Portland based, Corey Arnold, has taken some truly amazing documentary style photos of the honest accounts of what it means to be a fisherman at sea. Corey’s photos are endearing telling stories of grueling and gritty conditions of the life of a fisherman tackling themes of isolation, courage, absurdity, and fortitude. Corey is a fisherman himself, and has been taking astonishing real account photos as long as he has been fishing. It is important to note that what makes Arnold’s photos so true and honest is the fact that he is actually a fisherman, just one of the guys out at sea, and has to earn his mate’s trust and pitch in like the rest bearing the harsh conditions of the day but still finding the nerve to grab his camera in opportune times. In the summer Corey captains a wild salmon fishing boat in Bristol Bay, Alaska. Arnold has exhibited his show “Fish-Work”: The Bering Sea earlier in 2012 and has published a book titled ‘The Bering Sea.’ (via)
Artist Akihiko Miyoshi creates amazing abstract work using simple photographic technique. He uses little more than a camera, colored tape, and a mirror to explore ideas of composition and color. While photography is arguably thought of as the epitome of representational art, Akihiko’s images are decidedly abstract. While minimally manipulating his images, they stand distinct from painting counterparts. In a way Akihiko abstracts not only form, but light.
Hungarian photographer Bence Bakonyi‘s series Dignity is a clearly personal one. The white arctic-like landscape is contrasted against deep black fields. The inky pools seem to be light swallowing and even begin to envelop a figure in some images. Bakonyi’s photographs are intensely lonely. Referring to the series, he speaks about a distinction between the body and mind as expressed in the photos.
Speaking about struggles between the two he relates, “It’s so alluring, sometimes as if the will of the body would want to swallow me, leaving my thoughts behind, but then comes the soul to pull me back.”
Photographer Wes Naman‘s Scotch Tape series is playful if not a bit creepy. Naman wraps clear tape around his subjects’ heads severely distorting their face. The tape tugs and squeezes lips, eyebrows, and noses making light of the idea of portraits. Slightly disturbing, the portraits resemble smiling car accident survivors or botched plastic surgery victims. Such simple but inventive ideas have made Naman a rather successful photographer winning him clients as diverse as High Times Magazine and T-Mobile. [via]
Chinese photographer Li Wei creates gravity defying work. Li Wei’s captivating photographs depict people floating and flying over cityscapes. At times mystical and other times comical, Li builds on a human fascination with flying resulting in mesmerizing images. Rather than creating his images entirely in Photoshop, Li uses complex rigging systems to suspend his subjects. The harnesses are then Photoshopped out of the images after the photographs have been taken. Li explains his insistence on not creating his images solely through a computer saying:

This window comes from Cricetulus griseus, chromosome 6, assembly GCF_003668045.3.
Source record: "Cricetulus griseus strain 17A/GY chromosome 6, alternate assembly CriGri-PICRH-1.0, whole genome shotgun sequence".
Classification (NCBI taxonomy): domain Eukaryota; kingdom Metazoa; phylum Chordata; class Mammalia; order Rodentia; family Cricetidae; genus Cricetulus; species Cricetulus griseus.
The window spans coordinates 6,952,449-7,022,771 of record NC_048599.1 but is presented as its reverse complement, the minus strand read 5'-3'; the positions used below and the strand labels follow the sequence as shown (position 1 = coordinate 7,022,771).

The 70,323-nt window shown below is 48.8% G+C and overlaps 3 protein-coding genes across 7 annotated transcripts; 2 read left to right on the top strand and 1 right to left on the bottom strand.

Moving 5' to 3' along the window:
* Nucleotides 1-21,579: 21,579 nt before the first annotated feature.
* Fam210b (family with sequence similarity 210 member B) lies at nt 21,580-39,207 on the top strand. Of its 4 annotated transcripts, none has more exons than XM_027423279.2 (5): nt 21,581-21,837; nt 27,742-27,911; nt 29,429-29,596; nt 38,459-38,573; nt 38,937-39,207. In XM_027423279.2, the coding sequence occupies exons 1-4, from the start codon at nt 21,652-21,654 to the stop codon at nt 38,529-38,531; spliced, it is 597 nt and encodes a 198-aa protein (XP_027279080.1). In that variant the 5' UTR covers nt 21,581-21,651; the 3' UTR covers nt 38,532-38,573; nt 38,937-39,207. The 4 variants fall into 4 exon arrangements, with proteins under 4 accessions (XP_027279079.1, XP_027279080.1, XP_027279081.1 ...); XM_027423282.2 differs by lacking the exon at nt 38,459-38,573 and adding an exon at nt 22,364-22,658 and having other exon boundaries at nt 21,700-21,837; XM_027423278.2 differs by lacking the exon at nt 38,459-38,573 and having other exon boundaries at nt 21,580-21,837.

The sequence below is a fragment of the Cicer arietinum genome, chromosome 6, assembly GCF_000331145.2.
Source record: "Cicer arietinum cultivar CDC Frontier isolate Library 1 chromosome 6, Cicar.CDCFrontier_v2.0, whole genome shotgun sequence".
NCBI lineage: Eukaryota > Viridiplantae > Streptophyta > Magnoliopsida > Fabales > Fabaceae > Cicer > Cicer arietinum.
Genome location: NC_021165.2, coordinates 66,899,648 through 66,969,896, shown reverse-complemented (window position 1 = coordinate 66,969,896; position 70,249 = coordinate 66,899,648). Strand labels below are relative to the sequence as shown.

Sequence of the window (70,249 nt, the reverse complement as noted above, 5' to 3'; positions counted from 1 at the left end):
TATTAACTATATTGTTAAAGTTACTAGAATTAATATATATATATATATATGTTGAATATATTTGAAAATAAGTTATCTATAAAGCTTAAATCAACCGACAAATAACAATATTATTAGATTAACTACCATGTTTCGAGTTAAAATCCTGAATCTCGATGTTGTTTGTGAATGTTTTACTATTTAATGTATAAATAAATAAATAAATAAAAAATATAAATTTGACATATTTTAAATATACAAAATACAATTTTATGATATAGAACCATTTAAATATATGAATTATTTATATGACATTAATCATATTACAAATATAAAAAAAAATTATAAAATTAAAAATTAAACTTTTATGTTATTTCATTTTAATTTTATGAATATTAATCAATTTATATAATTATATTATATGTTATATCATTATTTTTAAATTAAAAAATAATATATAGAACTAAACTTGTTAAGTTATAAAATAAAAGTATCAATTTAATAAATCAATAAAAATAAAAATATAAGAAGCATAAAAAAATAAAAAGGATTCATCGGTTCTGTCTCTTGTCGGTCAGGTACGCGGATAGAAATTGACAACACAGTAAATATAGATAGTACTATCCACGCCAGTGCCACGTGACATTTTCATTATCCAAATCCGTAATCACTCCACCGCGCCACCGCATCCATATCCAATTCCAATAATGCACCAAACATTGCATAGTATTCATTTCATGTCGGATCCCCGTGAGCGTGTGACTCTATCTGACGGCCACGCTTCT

“There’s a visceral feeling of shooting on location that can’t be duplicated on a computer.” [via]
This series of images from photography duo Fesetti is aptly titled Disappear. Typically photographers succeed in capturing their subject. However, Fesetti intentionally and inventively keep their subjects visually out of reach. Hidden by everyday objects re-purposed as a witty camouflage, the models are nearly entirely concealed save for a stray hand or pair of feet. The series seems intended to be read as a how-to on disappearing or concealing oneself – a commodity itself in a hyper-connected social networking world usually fueled by photographs.
Ilona Gaynor is a designer and image maker hailing from the UK. Her latest project, Under Black Carpets, leverages bank heists as a medium of design. Through a series of intensive design and research exercises, Gaynor is using the strategies and vocabularies of robbery as a method for storytelling. Perhaps the most bizarre fact about the project is that is actually a collaborative effort with the NYC FBI Department of Justice and the LAPD archival department. Geoff Manaugh puts it well, stating that the project is an investigation into the “use and misuse of the cityscape where by architecture is considered both the obstacle and the tool to bridge or separate you from what you’re looking for” in both legal and illegal agendas. The project, ongoing, is currently comprised of an obsessive collection of materials that range from photographs of bank entrances to scale-models of get away cars. The project truly feels like the work of an insane person… and I mean that in the best way possible.
Photographer Joanne Leah works in “seduction, ritual, and tension”. Her pieces capture relationships, between two people or art and its viewer, as it alternately relaxes and strains. In the series featured in this post the angle of the light is severe recalling the chiaroscuro of baroque painting. The light, though, is cold, almost lonely, emphasizing the solitary figure in each photograph. Whether, the subject holds teeth in her palm or wields a knife a drama is clearly unfolding.